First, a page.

Noticing the new industrial jurisprudence that has arisen the Supreme Court observed that the Civil Courts lack jurisdiction to make contracts for the parties and the Civil Courts reach their limit of power when they enforce contracts which the parties had made. But the authorities created by the laws enacted for the purpose of adjudication of industrial disputes could not only alter terms of the contract between the employer and the employee but in certain cases impose a new contract upon the parties. It was thus essentially an industrial dispute which on the facts in that case was covered by the Bombay Industrial Relations Act. The Supreme Court accepted a submission made by a Counsel appearing before it that (at p 1208 para 27): -

If a Court is incapable of granting the relief claimed, normally the proper construction would be that it is incompetent to deal with the matter.

The Civil Court, therefore, could not have granted that relief and, therefore, the authority under the Co-operative Societies Act also could not have granted the same.

17. Thereafter the Supreme Court referred to its judgment in Co-operative Central Bank's case (supra) and pointed out how the Court had held, relying upon its own observations in the earlier decision in Deccan Co-operative Bank's case [1969] A.I.R. S.C. 1320, that in respect of disputes relating to alteration of various conditions of service the Registrar or other person under the Co-operative Societies Act was not competent to grant the reliefs claimed by the workmen at all.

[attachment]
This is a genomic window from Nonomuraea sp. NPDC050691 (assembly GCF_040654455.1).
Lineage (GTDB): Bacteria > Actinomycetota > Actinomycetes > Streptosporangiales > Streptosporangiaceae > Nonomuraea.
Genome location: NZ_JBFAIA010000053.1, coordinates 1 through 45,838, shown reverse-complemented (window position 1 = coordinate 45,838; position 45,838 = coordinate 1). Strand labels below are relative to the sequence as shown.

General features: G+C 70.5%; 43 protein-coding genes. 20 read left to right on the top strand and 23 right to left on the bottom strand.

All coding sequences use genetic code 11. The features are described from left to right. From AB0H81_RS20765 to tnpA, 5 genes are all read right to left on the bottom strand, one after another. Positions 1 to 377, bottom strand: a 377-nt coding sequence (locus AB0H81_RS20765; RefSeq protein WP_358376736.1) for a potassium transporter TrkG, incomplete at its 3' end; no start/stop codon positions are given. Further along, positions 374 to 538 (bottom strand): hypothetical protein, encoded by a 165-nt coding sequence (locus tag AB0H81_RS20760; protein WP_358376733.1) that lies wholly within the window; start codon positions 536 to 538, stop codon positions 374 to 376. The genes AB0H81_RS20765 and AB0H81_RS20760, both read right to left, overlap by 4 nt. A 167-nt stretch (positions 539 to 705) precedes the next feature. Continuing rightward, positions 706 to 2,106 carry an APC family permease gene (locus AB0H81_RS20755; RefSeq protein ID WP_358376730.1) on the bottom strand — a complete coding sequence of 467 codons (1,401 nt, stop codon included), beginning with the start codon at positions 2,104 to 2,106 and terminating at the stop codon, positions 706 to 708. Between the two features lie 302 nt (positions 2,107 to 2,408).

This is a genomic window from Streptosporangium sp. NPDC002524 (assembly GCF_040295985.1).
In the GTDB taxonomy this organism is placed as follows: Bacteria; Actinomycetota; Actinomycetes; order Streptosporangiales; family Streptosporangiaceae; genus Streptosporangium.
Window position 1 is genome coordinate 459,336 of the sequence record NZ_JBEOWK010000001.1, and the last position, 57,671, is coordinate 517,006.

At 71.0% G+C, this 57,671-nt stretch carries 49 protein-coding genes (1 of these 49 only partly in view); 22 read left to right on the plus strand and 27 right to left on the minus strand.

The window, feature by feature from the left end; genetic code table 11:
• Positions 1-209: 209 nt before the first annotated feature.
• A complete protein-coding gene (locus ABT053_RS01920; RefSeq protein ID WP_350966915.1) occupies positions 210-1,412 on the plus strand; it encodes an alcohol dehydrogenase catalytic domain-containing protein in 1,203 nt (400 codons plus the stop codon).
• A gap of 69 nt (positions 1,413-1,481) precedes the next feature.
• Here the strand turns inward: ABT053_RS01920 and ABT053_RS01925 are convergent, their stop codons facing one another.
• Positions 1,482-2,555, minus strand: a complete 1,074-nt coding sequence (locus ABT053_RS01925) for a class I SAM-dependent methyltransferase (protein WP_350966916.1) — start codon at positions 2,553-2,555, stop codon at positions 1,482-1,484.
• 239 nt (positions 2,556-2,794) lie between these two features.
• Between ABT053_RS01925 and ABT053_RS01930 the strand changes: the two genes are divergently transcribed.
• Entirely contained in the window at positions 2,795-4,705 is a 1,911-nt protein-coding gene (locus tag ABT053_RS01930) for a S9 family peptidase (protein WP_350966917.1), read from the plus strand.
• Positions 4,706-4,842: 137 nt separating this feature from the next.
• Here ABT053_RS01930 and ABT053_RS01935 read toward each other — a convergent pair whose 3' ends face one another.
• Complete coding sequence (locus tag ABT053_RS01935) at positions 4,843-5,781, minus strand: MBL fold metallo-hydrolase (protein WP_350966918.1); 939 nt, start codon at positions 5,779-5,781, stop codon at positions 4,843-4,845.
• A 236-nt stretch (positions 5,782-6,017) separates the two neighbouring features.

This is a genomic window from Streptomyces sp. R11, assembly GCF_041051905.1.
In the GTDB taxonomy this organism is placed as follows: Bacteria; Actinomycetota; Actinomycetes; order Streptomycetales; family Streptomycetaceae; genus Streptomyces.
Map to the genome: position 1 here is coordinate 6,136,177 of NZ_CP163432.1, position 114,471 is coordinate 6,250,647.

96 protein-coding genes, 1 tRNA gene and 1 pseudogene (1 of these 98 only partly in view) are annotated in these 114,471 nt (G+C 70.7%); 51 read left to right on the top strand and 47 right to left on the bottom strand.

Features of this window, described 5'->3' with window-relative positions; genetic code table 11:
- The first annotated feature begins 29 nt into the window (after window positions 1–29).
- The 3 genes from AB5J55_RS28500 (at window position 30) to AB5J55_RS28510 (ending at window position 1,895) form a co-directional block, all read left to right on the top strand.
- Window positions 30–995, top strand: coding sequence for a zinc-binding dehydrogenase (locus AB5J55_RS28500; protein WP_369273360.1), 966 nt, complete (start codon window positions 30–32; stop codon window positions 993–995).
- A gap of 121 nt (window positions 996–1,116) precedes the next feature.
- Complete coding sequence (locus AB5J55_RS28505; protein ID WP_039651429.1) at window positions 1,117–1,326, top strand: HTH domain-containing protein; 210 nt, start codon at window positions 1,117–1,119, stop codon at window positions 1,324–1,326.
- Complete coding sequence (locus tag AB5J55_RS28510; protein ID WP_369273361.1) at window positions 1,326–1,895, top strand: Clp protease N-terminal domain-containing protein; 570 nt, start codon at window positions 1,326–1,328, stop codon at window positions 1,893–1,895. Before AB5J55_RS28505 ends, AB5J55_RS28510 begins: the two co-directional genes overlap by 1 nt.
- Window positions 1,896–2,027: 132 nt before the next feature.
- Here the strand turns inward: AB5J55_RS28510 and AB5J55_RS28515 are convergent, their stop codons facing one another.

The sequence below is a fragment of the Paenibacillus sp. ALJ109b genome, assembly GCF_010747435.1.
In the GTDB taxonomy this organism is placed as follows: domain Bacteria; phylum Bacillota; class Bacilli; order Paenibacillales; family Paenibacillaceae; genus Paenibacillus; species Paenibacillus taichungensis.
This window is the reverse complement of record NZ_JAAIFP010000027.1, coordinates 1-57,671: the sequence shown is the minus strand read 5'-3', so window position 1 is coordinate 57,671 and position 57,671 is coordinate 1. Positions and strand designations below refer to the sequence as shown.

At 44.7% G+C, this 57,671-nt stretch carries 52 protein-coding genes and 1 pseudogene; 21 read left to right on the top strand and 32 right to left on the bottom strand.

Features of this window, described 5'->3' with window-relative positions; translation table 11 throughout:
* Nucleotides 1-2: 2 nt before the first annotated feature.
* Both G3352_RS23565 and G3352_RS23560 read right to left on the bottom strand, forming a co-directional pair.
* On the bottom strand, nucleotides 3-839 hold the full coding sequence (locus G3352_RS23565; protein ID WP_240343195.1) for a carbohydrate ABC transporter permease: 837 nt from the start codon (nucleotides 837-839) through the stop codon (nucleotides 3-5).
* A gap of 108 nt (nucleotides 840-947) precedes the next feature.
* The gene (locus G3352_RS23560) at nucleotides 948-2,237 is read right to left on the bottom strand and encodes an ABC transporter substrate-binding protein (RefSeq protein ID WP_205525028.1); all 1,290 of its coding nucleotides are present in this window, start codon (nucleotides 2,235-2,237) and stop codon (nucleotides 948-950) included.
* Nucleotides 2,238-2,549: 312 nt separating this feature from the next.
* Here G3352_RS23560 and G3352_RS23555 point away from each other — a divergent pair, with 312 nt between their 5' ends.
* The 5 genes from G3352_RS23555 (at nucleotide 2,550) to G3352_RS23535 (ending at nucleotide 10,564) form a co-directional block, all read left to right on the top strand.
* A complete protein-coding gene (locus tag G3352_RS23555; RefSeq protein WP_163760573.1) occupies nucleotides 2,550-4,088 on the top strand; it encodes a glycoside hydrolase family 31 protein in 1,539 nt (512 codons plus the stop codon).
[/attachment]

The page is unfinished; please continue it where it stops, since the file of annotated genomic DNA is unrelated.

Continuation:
18. This much must, therefore, be accepted that when an employee of a co-operative society seeks a relief of reinstatement that relief cannot be granted either by a Civil Court or by an authority under the relevant co-operative law; if an employee seeks alteration of various conditions of service that relief also cannot be given by a Civil Court and therefore, also by an authority under the Cooperative Societies Act. In view of the fact that this cannot be done it was also held by the Supreme Court that the dispute involving such questions did not touch the business of the co-operative society.

19. A contention had been advanced by the learned Advocate for the appellant before the Supreme Court that (at page 1205 para 14): -

The phrase 'any dispute touching the business of the Society', particularly the word 'touching' therein, is of very wide amplitude.... That being so, the payment of wages, appointment and removal of its servants under law is a part of the business or 'touches' the business of the Society.

The Court held that the observations in Co-operative Central Bank's and Deccan Merchants' Co-operative Bank's cases negated the contention. This means that the Supreme Court has now held that the questions relating to 'the payment of wages, appointment and removal of its servants' were matters not 'touching the business' of the society.